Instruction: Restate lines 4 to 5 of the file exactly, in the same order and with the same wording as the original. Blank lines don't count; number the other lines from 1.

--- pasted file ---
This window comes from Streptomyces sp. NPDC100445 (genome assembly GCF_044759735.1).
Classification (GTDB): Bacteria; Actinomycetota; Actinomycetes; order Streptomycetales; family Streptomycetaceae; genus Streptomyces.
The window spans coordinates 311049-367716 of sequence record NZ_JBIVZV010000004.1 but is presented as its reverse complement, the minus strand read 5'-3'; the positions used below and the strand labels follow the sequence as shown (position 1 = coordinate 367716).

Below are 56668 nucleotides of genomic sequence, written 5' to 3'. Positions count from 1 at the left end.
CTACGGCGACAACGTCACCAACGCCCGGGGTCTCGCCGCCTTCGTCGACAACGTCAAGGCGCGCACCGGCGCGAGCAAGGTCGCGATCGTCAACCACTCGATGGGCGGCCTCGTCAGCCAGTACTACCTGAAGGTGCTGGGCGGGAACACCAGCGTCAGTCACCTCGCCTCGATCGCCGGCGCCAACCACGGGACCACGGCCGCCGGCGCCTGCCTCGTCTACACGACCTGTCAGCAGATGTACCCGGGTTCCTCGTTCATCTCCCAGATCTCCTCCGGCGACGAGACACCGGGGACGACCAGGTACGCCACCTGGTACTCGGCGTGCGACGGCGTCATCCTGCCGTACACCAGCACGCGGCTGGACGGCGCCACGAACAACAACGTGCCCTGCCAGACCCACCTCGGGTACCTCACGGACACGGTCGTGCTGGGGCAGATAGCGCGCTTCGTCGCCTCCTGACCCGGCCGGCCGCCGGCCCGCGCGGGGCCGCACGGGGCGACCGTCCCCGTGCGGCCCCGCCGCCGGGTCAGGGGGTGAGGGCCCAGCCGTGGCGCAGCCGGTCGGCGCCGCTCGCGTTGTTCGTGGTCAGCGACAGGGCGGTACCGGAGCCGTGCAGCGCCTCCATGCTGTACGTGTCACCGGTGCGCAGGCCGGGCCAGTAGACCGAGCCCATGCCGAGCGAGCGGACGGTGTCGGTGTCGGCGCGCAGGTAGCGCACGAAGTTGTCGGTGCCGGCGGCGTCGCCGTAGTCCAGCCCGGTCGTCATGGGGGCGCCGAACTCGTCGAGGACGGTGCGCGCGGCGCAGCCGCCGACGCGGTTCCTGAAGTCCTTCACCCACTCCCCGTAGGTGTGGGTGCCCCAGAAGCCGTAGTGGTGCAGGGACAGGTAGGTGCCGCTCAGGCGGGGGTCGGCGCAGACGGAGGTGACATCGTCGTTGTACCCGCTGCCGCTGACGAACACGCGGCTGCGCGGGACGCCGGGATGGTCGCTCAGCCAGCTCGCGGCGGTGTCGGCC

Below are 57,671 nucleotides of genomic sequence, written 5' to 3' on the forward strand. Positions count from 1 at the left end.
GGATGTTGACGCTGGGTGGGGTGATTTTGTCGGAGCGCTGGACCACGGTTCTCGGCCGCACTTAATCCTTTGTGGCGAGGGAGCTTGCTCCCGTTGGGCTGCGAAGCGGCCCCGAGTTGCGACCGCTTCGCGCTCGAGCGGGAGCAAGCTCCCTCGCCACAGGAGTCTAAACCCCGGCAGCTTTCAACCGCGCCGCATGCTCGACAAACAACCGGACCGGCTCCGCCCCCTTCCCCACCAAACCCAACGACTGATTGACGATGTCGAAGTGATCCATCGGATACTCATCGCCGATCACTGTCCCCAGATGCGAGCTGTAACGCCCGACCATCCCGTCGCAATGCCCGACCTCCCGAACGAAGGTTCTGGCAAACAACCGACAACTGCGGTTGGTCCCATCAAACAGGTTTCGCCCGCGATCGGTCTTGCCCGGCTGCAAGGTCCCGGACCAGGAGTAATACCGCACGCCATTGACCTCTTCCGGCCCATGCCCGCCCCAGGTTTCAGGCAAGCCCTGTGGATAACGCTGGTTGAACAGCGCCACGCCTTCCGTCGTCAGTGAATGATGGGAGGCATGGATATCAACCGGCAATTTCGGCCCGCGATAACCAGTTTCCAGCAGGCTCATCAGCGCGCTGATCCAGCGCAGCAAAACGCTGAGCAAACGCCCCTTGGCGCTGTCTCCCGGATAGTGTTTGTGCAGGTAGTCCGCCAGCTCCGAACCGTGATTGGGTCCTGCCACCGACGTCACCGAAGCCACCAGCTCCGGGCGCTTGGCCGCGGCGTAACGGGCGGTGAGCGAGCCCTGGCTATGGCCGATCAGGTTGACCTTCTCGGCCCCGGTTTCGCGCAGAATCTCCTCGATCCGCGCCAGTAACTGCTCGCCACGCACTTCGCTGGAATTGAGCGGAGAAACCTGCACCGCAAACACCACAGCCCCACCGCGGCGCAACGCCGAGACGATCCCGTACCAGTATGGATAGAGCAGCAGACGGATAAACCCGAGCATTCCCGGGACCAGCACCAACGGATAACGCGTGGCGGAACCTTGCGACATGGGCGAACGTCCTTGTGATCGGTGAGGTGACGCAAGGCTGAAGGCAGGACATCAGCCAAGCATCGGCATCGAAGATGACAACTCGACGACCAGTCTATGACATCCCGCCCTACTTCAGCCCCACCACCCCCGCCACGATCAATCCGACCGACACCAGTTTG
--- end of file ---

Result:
Below are 56668 nucleotides of genomic sequence, written 5' to 3'. Positions count from 1 at the left end.
CTACGGCGACAACGTCACCAACGCCCGGGGTCTCGCCGCCTTCGTCGACAACGTCAAGGCGCGCACCGGCGCGAGCAAGGTCGCGATCGTCAACCACTCGATGGGCGGCCTCGTCAGCCAGTACTACCTGAAGGTGCTGGGCGGGAACACCAGCGTCAGTCACCTCGCCTCGATCGCCGGCGCCAACCACGGGACCACGGCCGCCGGCGCCTGCCTCGTCTACACGACCTGTCAGCAGATGTACCCGGGTTCCTCGTTCATCTCCCAGATCTCCTCCGGCGACGAGACACCGGGGACGACCAGGTACGCCACCTGGTACTCGGCGTGCGACGGCGTCATCCTGCCGTACACCAGCACGCGGCTGGACGGCGCCACGAACAACAACGTGCCCTGCCAGACCCACCTCGGGTACCTCACGGACACGGTCGTGCTGGGGCAGATAGCGCGCTTCGTCGCCTCCTGACCCGGCCGGCCGCCGGCCCGCGCGGGGCCGCACGGGGCGACCGTCCCCGTGCGGCCCCGCCGCCGGGTCAGGGGGTGAGGGCCCAGCCGTGGCGCAGCCGGTCGGCGCCGCTCGCGTTGTTCGTGGTCAGCGACAGGGCGGTACCGGAGCCGTGCAGCGCCTCCATGCTGTACGTGTCACCGGTGCGCAGGCCGGGCCAGTAGACCGAGCCCATGCCGAGCGAGCGGACGGTGTCGGTGTCGGCGCGCAGGTAGCGCACGAAGTTGTCGGTGCCGGCGGCGTCGCCGTAGTCCAGCCCGGTCGTCATGGGGGCGCCGAACTCGTCGAGGACGGTGCGCGCGGCGCAGCCGCCGACGCGGTTCCTGAAGTCCTTCACCCACTCCCCGTAGGTGTGGGTGCCCCAGAAGCCGTAGTGGTGCAGGGACAGGTAGGTGCCGCTCAGGCGGGGGTCGGCGCAGACGGAGGTGACATCGTCGTTGTACCCGCTGCCGCTGACGAACACGCGGCTGCGCGGGACGCCGGGATGGTCGCTCAGCCAGCTCGCGGCGGTGTCGGCC